When the songwriter Robert B. Sherman died last month at the age of 86, one word was frequently mentioned in tributes to him: “supercalifragilisticexpialidocious.” He and his brother Richard had penned a countless number of catchy and inventive songs, mostly as staff composers for Walt Disney Studios in the 1960s and ‘70s. But that 34-letter, 14-syllable tongue twister made famous by the 1964 film “Mary Poppins” is particularly memorable. It might be the Sherman brothers’ most celebrated legacy.
Behind this fanciful word, however, is an unusual language story — the tale of a bit of American nonsense that became the subject of a multimillion-dollar legal battle, and on whose origins no one can agree. In fact, numerous different parties have claimed the word as their invention, or even their intellectual property.
“It all stemmed from the time when we were youngsters,” Richard Sherman, now 83, told me when I reached him at his Los Angeles home, “at a little place called Camp Equinunk.” At this Pennsylvania camp in 1937, he recalled, “Everybody was making up crazy double-talk words, including my brother Bob and myself.” With their “double-talk,” they were partaking in a fine American tradition of cobbling words together out of nonsense syllables, like “discombobulate” or “skedaddle.”
“We were trying to make a word longer than ‘antidisestablishmentarianism,’ which was the longest word in the dictionary at the time.” Richard explained. “So basically this word, or a word similar to it, was being bandied about, and we heard it.”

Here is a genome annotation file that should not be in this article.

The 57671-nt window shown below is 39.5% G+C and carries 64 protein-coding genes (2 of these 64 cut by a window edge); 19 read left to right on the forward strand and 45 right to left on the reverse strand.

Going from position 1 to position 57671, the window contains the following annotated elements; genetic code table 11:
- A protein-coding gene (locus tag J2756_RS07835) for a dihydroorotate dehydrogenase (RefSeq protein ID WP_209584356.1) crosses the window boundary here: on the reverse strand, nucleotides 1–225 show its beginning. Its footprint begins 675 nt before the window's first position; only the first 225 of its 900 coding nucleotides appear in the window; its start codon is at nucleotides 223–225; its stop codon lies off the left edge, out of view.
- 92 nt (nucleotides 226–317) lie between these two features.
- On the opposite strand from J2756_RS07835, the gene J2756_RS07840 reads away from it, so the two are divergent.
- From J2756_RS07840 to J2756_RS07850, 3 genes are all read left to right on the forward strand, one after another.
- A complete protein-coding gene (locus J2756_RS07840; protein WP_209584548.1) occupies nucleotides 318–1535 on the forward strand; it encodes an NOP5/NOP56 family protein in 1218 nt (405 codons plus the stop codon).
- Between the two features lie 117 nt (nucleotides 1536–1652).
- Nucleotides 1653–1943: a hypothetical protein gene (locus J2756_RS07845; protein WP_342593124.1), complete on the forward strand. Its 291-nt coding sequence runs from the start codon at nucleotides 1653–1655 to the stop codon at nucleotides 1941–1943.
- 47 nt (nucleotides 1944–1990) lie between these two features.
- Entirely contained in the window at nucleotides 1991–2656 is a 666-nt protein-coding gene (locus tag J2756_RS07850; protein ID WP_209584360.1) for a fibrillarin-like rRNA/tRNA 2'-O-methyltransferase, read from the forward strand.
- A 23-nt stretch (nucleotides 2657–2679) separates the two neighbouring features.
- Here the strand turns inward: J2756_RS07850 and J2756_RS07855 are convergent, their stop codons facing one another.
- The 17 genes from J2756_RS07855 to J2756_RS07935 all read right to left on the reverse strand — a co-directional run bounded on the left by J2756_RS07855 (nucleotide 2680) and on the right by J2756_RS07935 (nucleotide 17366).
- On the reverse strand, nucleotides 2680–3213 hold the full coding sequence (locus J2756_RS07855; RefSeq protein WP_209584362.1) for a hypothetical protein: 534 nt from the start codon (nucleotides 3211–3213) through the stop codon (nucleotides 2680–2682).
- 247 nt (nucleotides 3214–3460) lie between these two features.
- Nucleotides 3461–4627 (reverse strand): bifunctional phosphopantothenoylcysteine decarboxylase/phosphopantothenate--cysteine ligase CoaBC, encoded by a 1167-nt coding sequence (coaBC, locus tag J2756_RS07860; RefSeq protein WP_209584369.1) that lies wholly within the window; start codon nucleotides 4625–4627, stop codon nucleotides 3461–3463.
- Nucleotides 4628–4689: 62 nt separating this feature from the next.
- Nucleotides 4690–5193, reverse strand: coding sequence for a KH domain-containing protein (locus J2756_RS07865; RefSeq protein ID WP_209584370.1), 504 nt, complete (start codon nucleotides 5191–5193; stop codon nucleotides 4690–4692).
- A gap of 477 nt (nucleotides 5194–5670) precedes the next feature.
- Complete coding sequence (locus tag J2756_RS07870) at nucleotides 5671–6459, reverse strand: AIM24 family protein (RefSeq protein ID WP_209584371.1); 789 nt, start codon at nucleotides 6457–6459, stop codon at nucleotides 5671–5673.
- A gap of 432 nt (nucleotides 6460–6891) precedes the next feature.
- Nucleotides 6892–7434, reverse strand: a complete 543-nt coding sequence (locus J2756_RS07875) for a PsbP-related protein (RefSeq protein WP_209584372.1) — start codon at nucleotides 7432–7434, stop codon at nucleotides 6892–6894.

They then forgot about the word, he said, for about 25 years, until the brothers were working on songs for the film “Mary Poppins,” adapted from the classic book by P.L. Travers. For the scene in which the Banks children wrap up their adventure in a chalk drawing, the Shermans hit upon the idea of having Mary Poppins bestow them with an intangible keepsake: a “crazy nutcase word,” as Richard Sherman puts it. Brainstorming, they recalled the super-long word they had learned at Camp Equinunk. The word as they remembered it was slightly different, with “flawjalistic” in the middle and “dojus” at the end. Richard says they “doctored” the word to fit the rhyme scheme, changing the final syllables to “docious” so that it could rhyme with “atrocious” and “precocious.”
But when “Mary Poppins” was released and became hugely popular, Disney and the Sherman brothers ran into trouble. In 1951, a song had been released with the very similar title “Supercalafajalistickespeealadojus” (subtitled “The Super Song”). The songwriters, Barney Young and Gloria Parker, had published an even earlier version in 1949. Young and Parker promptly sued Disney for copyright infringement, to the tune of 12 million dollars. According to their complaint, Young had coined the word in 1921, as a child in Lawrence, Mass.